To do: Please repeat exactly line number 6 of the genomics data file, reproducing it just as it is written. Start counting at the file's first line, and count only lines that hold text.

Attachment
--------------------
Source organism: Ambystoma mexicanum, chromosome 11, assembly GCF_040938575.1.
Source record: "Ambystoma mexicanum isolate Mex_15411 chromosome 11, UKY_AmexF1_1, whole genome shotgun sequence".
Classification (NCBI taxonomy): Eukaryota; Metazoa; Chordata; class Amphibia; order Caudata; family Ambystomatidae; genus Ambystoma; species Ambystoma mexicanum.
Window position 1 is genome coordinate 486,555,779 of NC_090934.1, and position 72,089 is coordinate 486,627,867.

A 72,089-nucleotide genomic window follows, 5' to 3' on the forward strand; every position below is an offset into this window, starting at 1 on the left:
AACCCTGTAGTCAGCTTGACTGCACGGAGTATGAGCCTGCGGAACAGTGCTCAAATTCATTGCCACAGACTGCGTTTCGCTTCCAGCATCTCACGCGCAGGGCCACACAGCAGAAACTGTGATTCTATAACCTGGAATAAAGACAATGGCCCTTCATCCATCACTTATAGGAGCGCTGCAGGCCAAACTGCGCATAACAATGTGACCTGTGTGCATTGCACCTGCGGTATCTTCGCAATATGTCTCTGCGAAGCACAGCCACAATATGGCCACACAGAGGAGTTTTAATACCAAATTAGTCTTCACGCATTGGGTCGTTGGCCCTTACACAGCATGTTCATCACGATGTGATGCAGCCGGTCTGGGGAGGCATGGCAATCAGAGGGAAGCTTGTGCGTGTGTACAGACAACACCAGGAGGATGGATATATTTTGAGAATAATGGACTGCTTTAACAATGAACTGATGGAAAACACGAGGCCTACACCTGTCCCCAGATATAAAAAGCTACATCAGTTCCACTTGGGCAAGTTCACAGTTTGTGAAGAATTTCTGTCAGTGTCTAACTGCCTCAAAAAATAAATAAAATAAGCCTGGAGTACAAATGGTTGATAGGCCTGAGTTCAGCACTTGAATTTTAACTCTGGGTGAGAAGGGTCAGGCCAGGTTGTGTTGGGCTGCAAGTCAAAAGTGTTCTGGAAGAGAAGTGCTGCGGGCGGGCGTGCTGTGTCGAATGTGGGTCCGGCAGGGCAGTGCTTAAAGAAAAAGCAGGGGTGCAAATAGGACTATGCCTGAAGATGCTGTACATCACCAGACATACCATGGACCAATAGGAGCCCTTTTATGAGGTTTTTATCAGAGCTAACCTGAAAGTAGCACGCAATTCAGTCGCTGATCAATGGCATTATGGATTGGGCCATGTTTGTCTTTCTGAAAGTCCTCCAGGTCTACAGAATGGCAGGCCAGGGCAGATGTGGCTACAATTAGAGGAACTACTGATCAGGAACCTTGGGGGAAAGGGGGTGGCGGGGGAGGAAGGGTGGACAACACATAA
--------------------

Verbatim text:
AACCCTGTAGTCAGCTTGACTGCACGGAGTATGAGCCTGCGGAACAGTGCTCAAATTCATTGCCACAGACTGCGTTTCGCTTCCAGCATCTCACGCGCAGGGCCACACAGCAGAAACTGTGATTCTATAACCTGGAATAAAGACAATGGCCCTTCATCCATCACTTATAGGAGCGCTGCAGGCCAAACTGCGCATAACAATGTGACCTGTGTGCATTGCACCTGCGGTATCTTCGCAATATGTCTCTGCGAAGCACAGCCACAATATGGCCACACAGAGGAGTTTTAATACCAAATTAGTCTTCACGCATTGGGTCGTTGGCCCTTACACAGCATGTTCATCACGATGTGATGCAGCCGGTCTGGGGAGGCATGGCAATCAGAGGGAAGCTTGTGCGTGTGTACAGACAACACCAGGAGGATGGATATATTTTGAGAATAATGGACTGCTTTAACAATGAACTGATGGAAAACACGAGGCCTACACCTGTCCCCAGATATAAAAAGCTACATCAGTTCCACTTGGGCAAGTTCACAGTTTGTGAAGAATTTCTGTCAGTGTCTAACTGCCTCAAAAAATAAATAAAATAAGCCTGGAGTACAAATGGTTGATAGGCCTGAGTTCAGCACTTGAATTTTAACTCTGGGTGAGAAGGGTCAGGCCAGGTTGTGTTGGGCTGCAAGTCAAAAGTGTTCTGGAAGAGAAGTGCTGCGGGCGGGCGTGCTGTGTCGAATGTGGGTCCGGCAGGGCAGTGCTTAAAGAAAAAGCAGGGGTGCAAATAGGACTATGCCTGAAGATGCTGTACATCACCAGACATACCATGGACCAATAGGAGCCCTTTTATGAGGTTTTTATCAGAGCTAACCTGAAAGTAGCACGCAATTCAGTCGCTGATCAATGGCATTATGGATTGGGCCATGTTTGTCTTTCTGAAAGTCCTCCAGGTCTACAGAATGGCAGGCCAGGGCAGATGTGGCTACAATTAGAGGAACTACTGATCAGGAACCTTGGGGGAAAGGGGGTGGCGGGGGAGGAAGGGTGGACAACACATAA